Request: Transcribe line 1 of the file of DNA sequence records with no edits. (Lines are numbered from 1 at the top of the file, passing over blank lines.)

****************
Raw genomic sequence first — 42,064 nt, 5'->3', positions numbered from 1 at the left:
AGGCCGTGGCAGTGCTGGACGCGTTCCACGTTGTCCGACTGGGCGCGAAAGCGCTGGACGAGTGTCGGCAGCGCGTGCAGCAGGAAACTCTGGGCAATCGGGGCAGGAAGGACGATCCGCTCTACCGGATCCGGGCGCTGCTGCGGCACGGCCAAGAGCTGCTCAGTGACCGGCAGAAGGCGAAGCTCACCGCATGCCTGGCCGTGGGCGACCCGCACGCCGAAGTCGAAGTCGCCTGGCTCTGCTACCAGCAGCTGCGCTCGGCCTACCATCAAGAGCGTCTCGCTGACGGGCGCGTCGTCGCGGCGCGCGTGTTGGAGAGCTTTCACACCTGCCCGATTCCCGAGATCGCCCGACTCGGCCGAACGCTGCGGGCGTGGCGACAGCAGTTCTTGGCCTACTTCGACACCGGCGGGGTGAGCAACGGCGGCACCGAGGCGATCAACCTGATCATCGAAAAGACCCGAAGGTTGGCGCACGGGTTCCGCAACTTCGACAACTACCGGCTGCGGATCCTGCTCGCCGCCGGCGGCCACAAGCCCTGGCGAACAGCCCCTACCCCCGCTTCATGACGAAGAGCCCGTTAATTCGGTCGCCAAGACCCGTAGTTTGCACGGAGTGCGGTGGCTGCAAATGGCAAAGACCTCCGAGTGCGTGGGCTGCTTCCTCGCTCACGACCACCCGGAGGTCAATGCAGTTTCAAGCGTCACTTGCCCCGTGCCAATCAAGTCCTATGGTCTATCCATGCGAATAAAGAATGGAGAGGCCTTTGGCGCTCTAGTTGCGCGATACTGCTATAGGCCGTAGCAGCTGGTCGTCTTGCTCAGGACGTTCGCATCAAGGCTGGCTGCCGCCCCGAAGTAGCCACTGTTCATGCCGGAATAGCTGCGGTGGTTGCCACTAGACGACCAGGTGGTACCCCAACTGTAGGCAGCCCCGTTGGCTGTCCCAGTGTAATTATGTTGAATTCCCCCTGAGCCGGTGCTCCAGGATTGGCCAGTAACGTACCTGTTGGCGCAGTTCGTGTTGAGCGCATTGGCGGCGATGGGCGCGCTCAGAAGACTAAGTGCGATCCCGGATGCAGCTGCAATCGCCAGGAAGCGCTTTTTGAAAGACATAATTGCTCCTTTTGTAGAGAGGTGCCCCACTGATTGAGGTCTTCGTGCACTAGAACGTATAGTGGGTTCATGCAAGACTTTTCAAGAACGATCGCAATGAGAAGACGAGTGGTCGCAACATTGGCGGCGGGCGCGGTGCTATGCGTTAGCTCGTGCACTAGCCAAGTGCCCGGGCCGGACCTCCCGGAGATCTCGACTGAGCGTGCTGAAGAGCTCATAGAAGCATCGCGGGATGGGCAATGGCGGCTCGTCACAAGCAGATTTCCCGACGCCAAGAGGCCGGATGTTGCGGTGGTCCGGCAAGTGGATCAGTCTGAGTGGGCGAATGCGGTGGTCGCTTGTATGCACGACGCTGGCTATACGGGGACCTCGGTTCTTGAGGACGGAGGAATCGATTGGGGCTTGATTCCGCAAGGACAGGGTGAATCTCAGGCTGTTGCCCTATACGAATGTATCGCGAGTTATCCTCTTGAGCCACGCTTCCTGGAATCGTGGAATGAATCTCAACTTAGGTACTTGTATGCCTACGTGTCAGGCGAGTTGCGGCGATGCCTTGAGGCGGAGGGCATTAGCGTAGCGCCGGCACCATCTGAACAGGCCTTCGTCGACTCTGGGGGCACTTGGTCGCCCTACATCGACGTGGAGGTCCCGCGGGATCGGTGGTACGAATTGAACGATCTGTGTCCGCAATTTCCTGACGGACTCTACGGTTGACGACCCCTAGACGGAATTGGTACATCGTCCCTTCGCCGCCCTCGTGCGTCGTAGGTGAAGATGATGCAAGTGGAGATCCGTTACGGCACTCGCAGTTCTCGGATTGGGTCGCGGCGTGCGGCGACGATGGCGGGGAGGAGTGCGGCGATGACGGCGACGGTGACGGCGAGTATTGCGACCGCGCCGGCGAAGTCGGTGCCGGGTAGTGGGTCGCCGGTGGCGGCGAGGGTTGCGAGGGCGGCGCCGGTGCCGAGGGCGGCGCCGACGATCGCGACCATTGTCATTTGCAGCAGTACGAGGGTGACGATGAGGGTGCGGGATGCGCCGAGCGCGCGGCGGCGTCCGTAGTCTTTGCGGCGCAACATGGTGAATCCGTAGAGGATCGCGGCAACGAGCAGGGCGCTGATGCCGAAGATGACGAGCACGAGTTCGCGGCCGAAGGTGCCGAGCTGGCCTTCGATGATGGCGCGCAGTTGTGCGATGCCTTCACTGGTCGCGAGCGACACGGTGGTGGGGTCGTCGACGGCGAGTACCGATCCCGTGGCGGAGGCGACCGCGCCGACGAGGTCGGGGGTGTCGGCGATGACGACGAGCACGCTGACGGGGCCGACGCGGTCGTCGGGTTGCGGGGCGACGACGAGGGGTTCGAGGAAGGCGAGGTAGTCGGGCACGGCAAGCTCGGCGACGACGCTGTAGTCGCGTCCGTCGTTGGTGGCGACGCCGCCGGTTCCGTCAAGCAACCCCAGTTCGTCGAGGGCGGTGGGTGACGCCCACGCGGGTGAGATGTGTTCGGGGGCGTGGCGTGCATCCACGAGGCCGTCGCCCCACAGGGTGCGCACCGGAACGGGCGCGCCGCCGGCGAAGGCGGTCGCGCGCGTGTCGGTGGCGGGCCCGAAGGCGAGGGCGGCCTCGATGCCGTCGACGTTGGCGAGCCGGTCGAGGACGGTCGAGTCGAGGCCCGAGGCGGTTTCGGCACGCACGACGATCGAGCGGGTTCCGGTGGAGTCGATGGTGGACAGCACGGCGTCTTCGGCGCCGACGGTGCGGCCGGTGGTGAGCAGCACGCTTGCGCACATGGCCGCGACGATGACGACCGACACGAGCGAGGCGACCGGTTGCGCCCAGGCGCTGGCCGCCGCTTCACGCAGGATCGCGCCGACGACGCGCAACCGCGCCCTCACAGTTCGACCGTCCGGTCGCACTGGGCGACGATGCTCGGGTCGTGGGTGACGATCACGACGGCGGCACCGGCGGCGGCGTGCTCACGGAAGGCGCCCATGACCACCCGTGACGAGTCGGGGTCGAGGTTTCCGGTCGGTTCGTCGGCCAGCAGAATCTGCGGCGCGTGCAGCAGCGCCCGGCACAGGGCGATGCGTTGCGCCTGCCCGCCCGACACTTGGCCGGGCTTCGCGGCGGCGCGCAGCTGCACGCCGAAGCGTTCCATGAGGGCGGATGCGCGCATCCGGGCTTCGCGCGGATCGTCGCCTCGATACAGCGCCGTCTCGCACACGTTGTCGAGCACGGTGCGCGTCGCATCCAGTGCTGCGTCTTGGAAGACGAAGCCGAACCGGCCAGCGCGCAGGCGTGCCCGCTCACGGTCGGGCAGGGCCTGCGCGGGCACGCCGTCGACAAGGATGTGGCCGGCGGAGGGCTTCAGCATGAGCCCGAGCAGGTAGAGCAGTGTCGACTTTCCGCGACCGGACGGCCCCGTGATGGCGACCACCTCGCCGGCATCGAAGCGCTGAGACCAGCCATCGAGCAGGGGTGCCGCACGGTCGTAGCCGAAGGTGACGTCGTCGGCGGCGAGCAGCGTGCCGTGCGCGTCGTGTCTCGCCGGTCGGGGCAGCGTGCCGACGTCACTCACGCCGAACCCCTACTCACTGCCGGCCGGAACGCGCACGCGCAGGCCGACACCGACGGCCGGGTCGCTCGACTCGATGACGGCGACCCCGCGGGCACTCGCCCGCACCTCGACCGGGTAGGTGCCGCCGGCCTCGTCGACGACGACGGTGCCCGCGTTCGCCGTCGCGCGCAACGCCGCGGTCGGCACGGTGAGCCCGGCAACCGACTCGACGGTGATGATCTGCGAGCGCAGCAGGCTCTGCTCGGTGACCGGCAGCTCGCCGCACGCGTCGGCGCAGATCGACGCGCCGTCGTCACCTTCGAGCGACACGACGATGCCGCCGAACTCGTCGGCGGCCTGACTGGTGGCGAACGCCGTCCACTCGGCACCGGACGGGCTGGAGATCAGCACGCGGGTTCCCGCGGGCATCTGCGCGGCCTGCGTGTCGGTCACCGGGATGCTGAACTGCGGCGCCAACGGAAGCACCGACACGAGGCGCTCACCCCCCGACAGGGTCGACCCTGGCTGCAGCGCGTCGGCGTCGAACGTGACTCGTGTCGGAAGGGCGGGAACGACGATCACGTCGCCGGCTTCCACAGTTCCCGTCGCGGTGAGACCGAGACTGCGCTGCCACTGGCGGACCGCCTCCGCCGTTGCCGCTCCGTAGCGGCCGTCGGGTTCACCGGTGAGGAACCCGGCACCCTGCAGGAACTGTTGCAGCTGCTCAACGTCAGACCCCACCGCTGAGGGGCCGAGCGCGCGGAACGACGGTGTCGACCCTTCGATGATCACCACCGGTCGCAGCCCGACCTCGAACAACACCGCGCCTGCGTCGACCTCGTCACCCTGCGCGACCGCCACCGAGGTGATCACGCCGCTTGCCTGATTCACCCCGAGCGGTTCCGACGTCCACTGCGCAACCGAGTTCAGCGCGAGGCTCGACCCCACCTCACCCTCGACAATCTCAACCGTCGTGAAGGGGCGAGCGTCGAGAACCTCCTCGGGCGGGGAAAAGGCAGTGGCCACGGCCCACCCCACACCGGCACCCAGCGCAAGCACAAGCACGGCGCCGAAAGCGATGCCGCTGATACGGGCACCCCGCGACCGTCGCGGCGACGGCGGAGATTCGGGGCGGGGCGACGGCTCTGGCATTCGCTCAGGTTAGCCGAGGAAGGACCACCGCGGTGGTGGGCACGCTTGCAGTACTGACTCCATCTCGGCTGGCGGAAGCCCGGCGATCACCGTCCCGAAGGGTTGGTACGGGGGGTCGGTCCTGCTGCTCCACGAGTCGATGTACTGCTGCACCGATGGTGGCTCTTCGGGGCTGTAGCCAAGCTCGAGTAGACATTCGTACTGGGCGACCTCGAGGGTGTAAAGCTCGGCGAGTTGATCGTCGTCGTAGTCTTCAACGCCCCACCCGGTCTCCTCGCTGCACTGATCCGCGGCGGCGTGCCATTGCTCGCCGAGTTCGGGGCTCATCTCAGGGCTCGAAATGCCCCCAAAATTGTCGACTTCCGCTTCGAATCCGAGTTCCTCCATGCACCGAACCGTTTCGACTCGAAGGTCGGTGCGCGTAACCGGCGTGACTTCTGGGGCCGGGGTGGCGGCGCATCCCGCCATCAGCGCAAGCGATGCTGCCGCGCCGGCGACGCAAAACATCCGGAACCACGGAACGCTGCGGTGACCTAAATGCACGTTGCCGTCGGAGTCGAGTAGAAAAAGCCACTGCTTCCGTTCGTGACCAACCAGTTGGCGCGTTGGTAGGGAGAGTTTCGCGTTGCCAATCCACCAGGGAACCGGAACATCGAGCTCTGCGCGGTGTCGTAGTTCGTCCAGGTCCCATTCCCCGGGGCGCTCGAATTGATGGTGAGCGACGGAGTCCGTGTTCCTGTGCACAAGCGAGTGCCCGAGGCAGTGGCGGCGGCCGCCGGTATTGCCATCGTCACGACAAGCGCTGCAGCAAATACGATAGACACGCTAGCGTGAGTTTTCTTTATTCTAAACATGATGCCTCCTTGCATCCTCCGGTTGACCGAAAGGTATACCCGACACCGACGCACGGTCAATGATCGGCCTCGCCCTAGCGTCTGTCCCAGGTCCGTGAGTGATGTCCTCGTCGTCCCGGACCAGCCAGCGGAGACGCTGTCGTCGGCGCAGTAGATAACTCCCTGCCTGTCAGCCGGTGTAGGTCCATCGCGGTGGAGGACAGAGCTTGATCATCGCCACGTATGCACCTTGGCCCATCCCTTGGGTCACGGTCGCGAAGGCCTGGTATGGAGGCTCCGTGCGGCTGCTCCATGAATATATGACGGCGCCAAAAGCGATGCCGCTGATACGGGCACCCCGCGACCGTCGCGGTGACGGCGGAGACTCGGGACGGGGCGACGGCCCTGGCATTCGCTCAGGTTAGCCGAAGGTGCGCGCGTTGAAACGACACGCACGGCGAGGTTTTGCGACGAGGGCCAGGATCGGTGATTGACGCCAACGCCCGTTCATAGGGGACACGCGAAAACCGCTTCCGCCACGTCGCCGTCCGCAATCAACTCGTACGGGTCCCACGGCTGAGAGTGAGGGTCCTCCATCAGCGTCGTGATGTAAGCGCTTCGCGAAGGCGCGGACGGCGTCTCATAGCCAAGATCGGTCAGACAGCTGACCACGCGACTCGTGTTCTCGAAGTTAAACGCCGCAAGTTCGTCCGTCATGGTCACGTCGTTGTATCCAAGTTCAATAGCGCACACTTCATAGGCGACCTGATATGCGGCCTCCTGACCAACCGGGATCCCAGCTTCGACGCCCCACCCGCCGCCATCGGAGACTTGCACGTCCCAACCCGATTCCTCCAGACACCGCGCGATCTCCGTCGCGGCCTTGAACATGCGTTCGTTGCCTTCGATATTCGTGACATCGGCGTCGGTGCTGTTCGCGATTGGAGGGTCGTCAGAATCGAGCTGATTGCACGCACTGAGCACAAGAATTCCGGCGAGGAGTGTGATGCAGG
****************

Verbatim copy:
Raw genomic sequence first — 42,064 nt, 5'->3', positions numbered from 1 at the left: